Loretta reunited with director David McClister to collaborate on a short film version of “Coal Miner’s Daughter Recitation.” Shot on location at her ranch in Hurricane Mills, Tennessee, Loretta’s new music video includes scenes filmed in her “Butcher Holler” replica home.
Joined by artists like Reba McEntire, Margo Price, Tanya Tucker, and Carrie Underwood—all luminaries in their own right—Lynn celebrates the boundary-breaking generations of female country artists, paving a forward path for future generations.
“I’d be lying if I didn’t say it makes me happy when young up-and-coming artists tell me how much they’ve loved my music and I have influenced them in some way,” Loretta admits. “I feel like it’s my responsibility to keep writing and recording as long as I can. I want them to want a 60-year career, but you have to work hard for it.”
Margo Price is a new friendship that developed over the last few years. Jack White, who produced Lynn’s 2004 album, Van Lear Rose—named for the mine where her father worked—introduced Lynn to someone he said, “reminds me a lot of you.” It was Price, an Illinois-native who had lost nearly everything in her road to Nashville before White signed her and agreed to produce her first album.
The two instantly hit it off, both pioneer storytellers that soon discovered another commonality. Right after things were finally headed it the right direction with her career, Price received another blessing, something she had been yearning for for several years, but overlaid with her new trajectory, she wasn’t sure how a baby fit into the fold of road life and record labels. Lynn’s sage response, having balanced six children and a decades-spanning career in the spotlight, reassured Price that she could do both well.
Price first performed “One’s On the Way”—penned by Shel Silverstein and originally recorded by Lynn in 1971—on Lynn’s 85th birthday, then the two kindred spirits re-recorded the track for the anniversary album. “Margo did her own thing, leaving the Loretta in it, but updating a few things,” Russell explains.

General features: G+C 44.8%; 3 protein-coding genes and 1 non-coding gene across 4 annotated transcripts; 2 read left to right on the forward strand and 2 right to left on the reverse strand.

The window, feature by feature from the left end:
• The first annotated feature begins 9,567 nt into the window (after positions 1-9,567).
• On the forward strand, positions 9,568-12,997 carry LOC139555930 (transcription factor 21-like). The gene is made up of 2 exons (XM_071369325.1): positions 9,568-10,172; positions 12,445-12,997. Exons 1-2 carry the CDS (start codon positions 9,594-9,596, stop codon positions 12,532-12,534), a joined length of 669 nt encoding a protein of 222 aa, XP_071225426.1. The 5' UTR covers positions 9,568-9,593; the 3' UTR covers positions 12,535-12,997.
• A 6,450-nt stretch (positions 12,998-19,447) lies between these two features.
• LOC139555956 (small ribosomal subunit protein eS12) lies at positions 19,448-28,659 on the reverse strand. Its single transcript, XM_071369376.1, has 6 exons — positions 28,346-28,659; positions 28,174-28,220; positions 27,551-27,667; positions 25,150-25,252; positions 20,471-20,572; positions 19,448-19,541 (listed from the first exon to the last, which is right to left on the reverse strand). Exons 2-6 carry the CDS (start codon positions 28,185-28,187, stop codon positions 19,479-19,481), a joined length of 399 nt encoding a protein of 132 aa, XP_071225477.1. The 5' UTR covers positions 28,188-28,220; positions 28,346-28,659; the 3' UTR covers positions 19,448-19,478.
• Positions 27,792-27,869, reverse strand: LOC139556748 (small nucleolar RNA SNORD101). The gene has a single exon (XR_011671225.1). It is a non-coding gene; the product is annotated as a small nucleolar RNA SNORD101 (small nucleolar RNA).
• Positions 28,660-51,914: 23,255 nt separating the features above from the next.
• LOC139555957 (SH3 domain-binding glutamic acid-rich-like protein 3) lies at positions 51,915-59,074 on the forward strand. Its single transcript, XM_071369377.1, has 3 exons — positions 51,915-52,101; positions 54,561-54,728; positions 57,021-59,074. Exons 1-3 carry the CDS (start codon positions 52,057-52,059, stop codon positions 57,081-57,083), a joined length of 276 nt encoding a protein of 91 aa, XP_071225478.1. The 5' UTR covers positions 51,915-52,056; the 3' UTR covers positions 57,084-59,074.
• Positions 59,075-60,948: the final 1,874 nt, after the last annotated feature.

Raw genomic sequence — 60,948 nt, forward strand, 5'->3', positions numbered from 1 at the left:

“I chose ‘One’s On the Way’ because it’s an important song,” says Price in the behind the scenes video. “It was an important song at at the time, and it’s still an important song. To be able to talk about birth control and women’s rights in country music—it was legendary.”
The legendary artist tapped McEntire and Underwood to perform one of her only original tracks on the new album. “Still Woman Enough,” which Russell co-penned and produced with her mother, shares its title and attitude with Lynn’s 2002 autobiography that Russell also co-wrote. The song and title serve as a playful response to Lynn’s evolution from her seventh studio album, 1966’s You Ain’t Woman Enough. Tanya Tucker joined Lynn to re-record the title track, passing the torch of yet another iconic song from her catalog.
“I am just so thankful to have some of my friends join me on my new album. We girl singers gotta stick together,” says Loretta. “It’s amazing how much has happened in the fifty years since ‘Coal Miner’s Daughter’ first came out and I’m extremely grateful to be given a part to play in the history of American music.”
Listen to Loretta Lynn’s new album, Still Women Enough, here.
Photo by David McClister